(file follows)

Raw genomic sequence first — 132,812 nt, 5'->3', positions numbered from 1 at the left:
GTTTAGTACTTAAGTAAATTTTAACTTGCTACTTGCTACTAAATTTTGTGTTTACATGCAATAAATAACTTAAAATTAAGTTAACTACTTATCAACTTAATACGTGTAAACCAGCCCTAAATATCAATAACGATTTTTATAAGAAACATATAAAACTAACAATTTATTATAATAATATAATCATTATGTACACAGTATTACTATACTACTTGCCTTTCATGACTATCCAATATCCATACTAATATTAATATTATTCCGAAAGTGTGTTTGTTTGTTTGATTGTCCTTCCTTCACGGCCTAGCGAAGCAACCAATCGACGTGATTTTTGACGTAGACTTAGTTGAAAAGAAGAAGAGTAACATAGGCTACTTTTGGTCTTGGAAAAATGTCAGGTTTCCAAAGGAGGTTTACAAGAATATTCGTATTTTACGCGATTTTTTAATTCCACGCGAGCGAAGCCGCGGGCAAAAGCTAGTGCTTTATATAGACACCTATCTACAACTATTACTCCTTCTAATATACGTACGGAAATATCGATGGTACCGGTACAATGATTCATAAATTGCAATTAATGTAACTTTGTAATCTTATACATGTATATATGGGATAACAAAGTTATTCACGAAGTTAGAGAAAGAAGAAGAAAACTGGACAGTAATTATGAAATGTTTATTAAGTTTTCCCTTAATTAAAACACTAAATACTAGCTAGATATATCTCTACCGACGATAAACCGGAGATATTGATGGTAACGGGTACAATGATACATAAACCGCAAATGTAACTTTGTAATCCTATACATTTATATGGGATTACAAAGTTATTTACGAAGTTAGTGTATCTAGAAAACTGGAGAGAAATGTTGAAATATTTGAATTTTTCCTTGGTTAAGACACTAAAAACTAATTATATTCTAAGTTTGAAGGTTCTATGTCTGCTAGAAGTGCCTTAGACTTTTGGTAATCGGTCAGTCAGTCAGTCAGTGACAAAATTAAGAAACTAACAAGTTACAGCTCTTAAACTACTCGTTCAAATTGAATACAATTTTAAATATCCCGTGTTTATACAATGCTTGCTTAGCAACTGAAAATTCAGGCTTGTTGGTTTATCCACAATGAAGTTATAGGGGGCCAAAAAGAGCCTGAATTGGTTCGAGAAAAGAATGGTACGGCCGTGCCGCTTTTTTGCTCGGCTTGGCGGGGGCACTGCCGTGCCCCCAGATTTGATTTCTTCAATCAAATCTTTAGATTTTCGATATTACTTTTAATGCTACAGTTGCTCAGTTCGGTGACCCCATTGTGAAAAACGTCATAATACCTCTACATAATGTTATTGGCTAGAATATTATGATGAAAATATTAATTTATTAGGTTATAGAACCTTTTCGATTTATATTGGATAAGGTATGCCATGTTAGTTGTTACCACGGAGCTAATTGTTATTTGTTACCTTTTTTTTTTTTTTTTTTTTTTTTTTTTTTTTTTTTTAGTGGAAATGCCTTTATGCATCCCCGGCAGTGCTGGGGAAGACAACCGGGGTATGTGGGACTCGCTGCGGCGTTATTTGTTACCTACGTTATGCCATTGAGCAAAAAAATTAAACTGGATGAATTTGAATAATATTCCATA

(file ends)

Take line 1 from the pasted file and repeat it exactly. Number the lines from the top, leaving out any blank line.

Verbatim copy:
Raw genomic sequence first — 132,812 nt, 5'->3', positions numbered from 1 at the left: